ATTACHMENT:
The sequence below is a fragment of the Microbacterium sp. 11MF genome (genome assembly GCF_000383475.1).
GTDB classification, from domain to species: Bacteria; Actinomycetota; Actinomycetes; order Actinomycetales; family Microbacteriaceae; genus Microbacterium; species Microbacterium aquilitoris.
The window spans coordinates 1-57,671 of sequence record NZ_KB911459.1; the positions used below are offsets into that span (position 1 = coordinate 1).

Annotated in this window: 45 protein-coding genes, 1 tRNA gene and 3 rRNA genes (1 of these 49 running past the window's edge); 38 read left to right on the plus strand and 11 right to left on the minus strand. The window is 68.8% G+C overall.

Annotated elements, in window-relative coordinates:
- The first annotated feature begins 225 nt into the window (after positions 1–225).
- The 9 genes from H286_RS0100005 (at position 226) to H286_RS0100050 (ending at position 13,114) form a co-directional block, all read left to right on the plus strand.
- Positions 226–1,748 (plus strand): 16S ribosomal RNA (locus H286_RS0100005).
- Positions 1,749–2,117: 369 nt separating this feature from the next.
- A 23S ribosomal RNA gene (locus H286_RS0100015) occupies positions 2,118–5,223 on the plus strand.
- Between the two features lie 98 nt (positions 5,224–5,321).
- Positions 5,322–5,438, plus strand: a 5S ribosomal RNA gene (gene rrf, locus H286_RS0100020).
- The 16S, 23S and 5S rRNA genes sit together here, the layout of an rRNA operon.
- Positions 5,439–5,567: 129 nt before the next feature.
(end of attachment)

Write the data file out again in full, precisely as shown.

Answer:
The sequence below is a fragment of the Microbacterium sp. 11MF genome (genome assembly GCF_000383475.1).
GTDB classification, from domain to species: Bacteria; Actinomycetota; Actinomycetes; order Actinomycetales; family Microbacteriaceae; genus Microbacterium; species Microbacterium aquilitoris.
The window spans coordinates 1-57,671 of sequence record NZ_KB911459.1; the positions used below are offsets into that span (position 1 = coordinate 1).

Annotated in this window: 45 protein-coding genes, 1 tRNA gene and 3 rRNA genes (1 of these 49 running past the window's edge); 38 read left to right on the plus strand and 11 right to left on the minus strand. The window is 68.8% G+C overall.

Annotated elements, in window-relative coordinates:
- The first annotated feature begins 225 nt into the window (after positions 1–225).
- The 9 genes from H286_RS0100005 (at position 226) to H286_RS0100050 (ending at position 13,114) form a co-directional block, all read left to right on the plus strand.
- Positions 226–1,748 (plus strand): 16S ribosomal RNA (locus H286_RS0100005).
- Positions 1,749–2,117: 369 nt separating this feature from the next.
- A 23S ribosomal RNA gene (locus H286_RS0100015) occupies positions 2,118–5,223 on the plus strand.
- Between the two features lie 98 nt (positions 5,224–5,321).
- Positions 5,322–5,438, plus strand: a 5S ribosomal RNA gene (gene rrf, locus H286_RS0100020).
- The 16S, 23S and 5S rRNA genes sit together here, the layout of an rRNA operon.
- Positions 5,439–5,567: 129 nt before the next feature.